Under Septimius Severus (himself of North African origin) Rome gave Utica the status of ius Italicum which meant the city’s land was given a legal status equal to land in Italy itself. This was the highest privilege granted to foreign territory and meant that the land could be fully owned by private individuals who were also exempt from tax. Utica became an important centre for early Christianity, sending a bishop to the 3rd century CE council at Carthage, and continued as such into the Byzantine period.
Two 7th-5th century BCE Punic cemeteries have been excavated at Utica, known as Ile and La Berge. They both include monumental tombs typical of the Phoenician architecture of the homeland. This fact and the lack of a tophet (a sacred precinct and burial site) indicate that Utica was closer in culture to the Phoenician colonies of southern Spain than it was to Carthage despite its geographical proximity to the latter. Pottery finds at Utica confirm the city was an active member of the trade network which included Phoenicia, Egypt, and Greece.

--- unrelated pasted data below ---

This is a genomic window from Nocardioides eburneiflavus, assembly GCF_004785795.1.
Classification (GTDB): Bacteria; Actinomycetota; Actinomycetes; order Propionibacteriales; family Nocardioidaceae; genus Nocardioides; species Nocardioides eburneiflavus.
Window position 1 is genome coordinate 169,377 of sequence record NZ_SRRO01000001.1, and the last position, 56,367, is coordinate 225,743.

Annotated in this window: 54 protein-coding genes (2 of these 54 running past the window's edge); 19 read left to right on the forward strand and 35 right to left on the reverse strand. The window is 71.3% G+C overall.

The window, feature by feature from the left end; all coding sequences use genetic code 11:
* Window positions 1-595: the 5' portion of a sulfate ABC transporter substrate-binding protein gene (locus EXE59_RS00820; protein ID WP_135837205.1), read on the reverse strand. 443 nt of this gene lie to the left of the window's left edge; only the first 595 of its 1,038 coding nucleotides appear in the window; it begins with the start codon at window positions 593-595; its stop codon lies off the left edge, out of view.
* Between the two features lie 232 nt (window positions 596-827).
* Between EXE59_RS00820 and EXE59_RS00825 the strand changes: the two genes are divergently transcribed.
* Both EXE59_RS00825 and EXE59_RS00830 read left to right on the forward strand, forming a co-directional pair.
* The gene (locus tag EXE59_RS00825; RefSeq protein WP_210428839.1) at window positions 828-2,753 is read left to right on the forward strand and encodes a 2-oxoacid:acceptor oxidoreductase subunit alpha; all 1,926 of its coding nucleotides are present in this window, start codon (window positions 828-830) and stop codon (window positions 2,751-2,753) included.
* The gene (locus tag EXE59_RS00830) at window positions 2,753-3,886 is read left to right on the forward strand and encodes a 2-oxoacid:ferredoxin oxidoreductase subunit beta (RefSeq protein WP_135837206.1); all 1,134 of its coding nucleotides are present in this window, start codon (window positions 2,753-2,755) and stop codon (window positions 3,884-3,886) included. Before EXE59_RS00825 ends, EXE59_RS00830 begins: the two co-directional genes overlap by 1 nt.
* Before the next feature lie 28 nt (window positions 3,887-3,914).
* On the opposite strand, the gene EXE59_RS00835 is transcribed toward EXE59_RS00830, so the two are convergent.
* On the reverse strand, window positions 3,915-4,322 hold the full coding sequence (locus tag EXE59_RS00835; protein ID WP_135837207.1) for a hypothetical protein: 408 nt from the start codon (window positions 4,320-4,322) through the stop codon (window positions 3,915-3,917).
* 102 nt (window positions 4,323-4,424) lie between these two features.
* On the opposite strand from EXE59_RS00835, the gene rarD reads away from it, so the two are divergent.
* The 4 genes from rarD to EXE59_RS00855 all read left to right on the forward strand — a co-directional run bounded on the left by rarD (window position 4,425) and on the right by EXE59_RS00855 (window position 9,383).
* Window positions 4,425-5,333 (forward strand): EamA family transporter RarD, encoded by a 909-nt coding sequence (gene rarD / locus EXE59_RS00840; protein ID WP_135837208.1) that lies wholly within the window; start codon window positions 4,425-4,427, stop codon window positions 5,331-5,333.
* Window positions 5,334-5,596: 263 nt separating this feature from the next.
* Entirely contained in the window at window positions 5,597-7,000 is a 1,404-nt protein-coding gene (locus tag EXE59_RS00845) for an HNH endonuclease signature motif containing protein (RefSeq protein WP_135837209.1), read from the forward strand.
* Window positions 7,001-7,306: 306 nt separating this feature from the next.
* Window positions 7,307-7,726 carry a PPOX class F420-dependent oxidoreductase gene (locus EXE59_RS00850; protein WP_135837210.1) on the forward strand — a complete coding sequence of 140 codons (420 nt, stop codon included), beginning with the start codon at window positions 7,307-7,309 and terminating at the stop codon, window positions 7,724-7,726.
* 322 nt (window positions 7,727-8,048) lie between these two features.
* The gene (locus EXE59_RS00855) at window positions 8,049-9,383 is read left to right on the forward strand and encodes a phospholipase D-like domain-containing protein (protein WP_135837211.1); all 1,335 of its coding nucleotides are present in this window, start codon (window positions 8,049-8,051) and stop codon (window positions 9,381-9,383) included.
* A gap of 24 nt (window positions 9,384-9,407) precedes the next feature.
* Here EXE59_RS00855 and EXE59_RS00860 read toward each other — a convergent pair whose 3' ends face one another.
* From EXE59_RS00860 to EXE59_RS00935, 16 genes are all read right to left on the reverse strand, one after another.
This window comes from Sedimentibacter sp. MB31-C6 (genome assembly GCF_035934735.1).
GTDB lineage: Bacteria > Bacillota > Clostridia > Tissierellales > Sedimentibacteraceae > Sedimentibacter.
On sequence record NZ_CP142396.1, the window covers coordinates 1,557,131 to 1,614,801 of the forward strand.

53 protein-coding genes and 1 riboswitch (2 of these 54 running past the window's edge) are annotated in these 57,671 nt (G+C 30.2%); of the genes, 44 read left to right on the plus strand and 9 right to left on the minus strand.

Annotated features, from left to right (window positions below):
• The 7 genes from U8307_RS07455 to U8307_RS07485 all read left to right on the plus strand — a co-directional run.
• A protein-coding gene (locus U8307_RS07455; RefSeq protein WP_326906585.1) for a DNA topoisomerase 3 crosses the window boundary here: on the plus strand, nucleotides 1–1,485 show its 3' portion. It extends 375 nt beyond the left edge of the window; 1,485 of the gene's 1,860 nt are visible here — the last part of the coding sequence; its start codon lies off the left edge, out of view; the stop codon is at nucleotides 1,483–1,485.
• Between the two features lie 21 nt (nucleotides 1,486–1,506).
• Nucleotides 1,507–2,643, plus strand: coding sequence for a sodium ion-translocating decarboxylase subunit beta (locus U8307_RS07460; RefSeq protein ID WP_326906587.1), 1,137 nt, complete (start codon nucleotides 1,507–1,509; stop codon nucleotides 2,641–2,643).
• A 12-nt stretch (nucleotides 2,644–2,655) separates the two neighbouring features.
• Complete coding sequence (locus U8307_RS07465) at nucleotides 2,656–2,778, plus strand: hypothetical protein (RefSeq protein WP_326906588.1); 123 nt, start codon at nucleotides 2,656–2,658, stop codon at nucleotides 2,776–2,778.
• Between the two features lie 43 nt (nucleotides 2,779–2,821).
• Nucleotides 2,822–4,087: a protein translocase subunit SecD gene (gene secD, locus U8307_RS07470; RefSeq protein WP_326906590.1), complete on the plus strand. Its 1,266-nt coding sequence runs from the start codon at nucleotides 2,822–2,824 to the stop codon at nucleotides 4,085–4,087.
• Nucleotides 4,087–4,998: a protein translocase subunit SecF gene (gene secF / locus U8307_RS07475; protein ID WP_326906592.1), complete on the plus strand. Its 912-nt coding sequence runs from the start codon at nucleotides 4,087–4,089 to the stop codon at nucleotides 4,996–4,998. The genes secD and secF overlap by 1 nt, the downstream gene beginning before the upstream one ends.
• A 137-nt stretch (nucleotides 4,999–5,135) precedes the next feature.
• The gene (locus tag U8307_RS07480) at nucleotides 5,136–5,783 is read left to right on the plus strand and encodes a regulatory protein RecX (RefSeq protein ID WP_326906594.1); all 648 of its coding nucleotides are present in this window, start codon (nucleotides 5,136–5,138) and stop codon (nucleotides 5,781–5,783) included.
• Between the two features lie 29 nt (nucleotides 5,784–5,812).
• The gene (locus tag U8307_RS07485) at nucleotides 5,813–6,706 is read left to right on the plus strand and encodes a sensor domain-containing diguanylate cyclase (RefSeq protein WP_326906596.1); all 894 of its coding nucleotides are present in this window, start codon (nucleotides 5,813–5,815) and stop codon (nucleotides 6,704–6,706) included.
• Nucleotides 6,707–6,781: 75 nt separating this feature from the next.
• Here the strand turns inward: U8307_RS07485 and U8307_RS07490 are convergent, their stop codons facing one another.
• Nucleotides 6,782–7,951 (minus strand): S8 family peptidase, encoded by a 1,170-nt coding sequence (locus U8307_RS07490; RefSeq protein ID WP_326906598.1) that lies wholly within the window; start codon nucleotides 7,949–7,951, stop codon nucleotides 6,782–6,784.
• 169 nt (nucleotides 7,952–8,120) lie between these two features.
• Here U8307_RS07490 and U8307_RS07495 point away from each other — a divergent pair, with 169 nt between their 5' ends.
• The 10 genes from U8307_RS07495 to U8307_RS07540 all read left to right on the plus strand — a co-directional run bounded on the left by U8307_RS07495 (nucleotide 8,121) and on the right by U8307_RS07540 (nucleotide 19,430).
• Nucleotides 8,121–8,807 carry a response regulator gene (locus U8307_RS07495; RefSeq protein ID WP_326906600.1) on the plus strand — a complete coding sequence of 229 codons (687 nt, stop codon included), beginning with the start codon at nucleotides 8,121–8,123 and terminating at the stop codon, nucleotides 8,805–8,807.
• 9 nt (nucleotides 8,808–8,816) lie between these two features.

The archaeological remains from Roman Utica include an unusually large forum, theatre, amphitheatre, extensive Roman baths, what may have been a circus, and 20 private buildings, many with fine mosaic or opus sectile floors. From the 1st century CE the town was planned in a grid pattern with wide streets.
About the Author
- Aubet, M.E., The Phoenicians and the West (Cambridge University Press, 2001).
- Bagnall, R. et al, The Encyclopedia of Ancient History (Wiley-Blackwell, 2012)
- Hornblower, S., The Oxford Classical Dictionary (Oxford University Press, 2012).
- Hoyos, D., The Carthaginians (Routledge, 2010).
- Moscati, S., The World of the Phoenicians Paperback (Weidenfeld & Nicolson History, 2016).
- Warmington, B.H., Carthage (Penguin Books, 1964).
Cite This Work
Cartwright, M. (2016, June 06). Utica. Ancient History Encyclopedia. Retrieved from https://www.ancient.eu/Utica/
Cartwright, Mark. "Utica." Ancient History Encyclopedia. Last modified June 06, 2016. https://www.ancient.eu/Utica/.
Cartwright, Mark. "Utica." Ancient History Encyclopedia. Ancient History Encyclopedia, 06 Jun 2016. Web. 23 Nov 2017.
c. 1,101 BCE
218 BCE - 202 BCE
149 BCE - 146 BCE